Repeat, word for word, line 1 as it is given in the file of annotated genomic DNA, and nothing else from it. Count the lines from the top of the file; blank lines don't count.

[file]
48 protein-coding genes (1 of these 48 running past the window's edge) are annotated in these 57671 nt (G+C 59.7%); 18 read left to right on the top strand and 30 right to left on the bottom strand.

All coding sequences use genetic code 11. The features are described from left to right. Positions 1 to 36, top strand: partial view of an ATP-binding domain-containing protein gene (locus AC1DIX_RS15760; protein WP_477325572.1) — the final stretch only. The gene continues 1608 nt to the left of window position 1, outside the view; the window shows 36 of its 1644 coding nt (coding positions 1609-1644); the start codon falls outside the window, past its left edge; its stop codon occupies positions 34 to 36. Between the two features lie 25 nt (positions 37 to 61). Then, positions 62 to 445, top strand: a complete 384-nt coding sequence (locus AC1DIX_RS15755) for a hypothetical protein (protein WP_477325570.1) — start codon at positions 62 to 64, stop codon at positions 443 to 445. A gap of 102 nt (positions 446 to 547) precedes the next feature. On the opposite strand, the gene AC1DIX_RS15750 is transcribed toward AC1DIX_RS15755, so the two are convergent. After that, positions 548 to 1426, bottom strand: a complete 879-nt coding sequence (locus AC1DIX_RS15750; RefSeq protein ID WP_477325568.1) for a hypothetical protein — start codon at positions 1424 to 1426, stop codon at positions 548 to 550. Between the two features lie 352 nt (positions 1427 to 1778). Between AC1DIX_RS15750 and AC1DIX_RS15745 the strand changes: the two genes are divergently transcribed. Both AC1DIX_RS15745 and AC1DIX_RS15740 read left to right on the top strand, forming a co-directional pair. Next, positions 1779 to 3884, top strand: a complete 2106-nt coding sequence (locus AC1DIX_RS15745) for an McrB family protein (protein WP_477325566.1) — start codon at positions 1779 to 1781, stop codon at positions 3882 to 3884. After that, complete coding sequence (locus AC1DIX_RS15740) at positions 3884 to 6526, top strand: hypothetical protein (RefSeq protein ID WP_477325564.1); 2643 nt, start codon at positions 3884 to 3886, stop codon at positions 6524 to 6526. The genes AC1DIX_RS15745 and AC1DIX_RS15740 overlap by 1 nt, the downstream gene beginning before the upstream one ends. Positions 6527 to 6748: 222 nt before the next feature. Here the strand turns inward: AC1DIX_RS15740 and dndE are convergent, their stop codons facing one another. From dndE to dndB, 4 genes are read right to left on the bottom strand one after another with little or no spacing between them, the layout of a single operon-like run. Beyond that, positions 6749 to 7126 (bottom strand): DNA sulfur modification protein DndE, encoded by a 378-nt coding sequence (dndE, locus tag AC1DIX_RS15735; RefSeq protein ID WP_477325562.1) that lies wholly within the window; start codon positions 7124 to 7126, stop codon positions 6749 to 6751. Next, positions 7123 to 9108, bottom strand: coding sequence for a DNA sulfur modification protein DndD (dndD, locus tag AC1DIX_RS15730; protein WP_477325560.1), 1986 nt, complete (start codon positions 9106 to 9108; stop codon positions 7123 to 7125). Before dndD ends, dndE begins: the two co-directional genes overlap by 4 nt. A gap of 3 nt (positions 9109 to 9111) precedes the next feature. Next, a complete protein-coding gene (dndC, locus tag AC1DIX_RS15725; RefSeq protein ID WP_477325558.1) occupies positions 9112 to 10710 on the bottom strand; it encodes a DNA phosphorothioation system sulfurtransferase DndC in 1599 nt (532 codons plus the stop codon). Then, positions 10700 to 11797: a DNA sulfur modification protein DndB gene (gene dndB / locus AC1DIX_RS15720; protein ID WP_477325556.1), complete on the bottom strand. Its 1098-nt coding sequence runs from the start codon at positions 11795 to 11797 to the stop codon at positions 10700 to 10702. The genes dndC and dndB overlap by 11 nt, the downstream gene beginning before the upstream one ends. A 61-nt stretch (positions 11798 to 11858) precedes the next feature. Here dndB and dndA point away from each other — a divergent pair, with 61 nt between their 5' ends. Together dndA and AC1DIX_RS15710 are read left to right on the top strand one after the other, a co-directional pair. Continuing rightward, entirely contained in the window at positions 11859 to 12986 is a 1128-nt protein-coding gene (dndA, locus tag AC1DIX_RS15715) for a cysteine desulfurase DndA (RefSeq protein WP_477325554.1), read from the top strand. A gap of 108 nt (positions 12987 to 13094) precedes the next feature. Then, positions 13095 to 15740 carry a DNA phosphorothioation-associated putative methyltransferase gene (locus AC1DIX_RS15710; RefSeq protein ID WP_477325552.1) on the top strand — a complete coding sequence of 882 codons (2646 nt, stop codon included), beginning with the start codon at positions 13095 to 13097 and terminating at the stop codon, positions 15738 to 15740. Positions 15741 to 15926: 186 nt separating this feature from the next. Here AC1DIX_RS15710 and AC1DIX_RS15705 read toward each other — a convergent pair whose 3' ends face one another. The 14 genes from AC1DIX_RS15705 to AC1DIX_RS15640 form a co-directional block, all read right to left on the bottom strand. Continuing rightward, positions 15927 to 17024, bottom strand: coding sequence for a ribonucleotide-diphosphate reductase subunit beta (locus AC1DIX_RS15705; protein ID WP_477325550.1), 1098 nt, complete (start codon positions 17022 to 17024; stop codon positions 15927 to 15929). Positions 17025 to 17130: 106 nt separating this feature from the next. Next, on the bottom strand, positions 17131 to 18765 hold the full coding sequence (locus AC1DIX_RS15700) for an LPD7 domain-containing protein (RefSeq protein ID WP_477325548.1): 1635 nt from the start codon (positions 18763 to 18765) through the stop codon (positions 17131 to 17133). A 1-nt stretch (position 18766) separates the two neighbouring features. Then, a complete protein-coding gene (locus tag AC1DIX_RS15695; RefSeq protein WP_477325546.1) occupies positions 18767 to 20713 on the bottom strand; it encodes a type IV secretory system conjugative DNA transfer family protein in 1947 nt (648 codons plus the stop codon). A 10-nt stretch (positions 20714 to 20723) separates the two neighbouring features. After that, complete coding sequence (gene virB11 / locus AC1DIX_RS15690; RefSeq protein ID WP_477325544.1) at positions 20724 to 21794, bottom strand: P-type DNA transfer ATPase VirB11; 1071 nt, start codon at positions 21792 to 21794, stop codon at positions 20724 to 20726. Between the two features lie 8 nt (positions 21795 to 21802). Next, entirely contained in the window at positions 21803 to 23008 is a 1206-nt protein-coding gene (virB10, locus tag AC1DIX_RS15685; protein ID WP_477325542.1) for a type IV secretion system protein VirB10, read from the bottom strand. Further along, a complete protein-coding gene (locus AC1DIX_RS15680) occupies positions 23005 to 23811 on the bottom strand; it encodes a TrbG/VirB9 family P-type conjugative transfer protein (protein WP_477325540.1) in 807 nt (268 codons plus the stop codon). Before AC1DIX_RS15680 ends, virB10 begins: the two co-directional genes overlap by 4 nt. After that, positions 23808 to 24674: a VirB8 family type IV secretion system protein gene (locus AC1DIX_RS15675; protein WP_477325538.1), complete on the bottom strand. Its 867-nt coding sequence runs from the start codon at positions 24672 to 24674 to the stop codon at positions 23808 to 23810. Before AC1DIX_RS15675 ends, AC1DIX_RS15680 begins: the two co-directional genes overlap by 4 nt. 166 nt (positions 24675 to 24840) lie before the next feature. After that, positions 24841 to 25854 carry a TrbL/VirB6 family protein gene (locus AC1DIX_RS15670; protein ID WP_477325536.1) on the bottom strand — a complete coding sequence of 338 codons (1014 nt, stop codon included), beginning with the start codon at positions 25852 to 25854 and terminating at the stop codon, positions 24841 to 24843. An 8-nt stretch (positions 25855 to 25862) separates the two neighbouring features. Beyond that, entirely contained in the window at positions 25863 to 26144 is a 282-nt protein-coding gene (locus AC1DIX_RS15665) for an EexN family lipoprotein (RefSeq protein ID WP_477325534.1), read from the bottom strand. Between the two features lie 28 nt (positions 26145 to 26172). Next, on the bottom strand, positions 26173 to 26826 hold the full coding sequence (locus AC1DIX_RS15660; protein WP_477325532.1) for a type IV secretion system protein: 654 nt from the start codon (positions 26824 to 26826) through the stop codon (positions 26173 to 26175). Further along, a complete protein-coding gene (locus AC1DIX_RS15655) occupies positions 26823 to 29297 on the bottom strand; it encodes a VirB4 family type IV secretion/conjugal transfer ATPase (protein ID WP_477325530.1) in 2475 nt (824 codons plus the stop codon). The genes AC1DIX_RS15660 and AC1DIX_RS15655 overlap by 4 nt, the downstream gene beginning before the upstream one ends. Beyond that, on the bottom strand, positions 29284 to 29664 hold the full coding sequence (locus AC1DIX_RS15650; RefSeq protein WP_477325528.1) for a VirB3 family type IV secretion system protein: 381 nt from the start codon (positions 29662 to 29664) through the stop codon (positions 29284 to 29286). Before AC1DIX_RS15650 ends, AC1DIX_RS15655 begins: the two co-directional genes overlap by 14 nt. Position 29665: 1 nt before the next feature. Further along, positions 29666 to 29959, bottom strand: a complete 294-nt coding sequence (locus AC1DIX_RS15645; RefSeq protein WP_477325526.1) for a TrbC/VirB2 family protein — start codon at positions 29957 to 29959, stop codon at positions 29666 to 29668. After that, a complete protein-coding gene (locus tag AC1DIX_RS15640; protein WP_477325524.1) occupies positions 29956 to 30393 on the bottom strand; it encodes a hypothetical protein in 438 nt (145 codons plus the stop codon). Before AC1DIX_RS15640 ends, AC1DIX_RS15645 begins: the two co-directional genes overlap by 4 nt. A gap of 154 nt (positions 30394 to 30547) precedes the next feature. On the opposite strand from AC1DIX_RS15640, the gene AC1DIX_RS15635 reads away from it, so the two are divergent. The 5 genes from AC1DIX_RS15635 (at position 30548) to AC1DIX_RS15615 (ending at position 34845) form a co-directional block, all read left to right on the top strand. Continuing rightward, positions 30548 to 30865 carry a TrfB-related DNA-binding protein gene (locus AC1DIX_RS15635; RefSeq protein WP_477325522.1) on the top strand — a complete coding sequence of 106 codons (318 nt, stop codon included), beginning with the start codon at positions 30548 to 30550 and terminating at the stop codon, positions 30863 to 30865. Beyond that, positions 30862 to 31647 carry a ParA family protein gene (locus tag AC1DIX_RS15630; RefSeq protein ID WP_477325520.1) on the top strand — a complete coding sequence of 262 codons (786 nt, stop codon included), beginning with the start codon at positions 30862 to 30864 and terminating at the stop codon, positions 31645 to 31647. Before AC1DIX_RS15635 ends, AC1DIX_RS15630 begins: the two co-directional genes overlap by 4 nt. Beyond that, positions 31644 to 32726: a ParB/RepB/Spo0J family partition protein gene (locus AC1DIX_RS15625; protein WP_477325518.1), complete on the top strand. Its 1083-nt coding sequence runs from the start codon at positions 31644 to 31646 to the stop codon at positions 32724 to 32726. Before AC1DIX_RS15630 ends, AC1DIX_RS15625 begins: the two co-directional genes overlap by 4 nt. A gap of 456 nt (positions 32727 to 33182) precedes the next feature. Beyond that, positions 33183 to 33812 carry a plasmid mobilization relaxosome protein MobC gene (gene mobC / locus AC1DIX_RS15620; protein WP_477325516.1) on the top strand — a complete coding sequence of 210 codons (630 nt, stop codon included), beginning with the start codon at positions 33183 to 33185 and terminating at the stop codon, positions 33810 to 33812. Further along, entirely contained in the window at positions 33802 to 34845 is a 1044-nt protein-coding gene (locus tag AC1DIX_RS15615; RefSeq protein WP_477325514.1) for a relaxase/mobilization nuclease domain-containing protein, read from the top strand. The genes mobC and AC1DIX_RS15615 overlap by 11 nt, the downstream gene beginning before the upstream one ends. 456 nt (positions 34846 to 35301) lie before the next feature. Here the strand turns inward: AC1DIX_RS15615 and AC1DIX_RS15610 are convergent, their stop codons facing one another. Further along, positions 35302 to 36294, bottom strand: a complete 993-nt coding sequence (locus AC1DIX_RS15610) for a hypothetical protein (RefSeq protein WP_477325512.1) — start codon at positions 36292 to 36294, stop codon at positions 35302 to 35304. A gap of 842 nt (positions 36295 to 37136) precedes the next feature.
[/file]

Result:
48 protein-coding genes (1 of these 48 running past the window's edge) are annotated in these 57671 nt (G+C 59.7%); 18 read left to right on the top strand and 30 right to left on the bottom strand.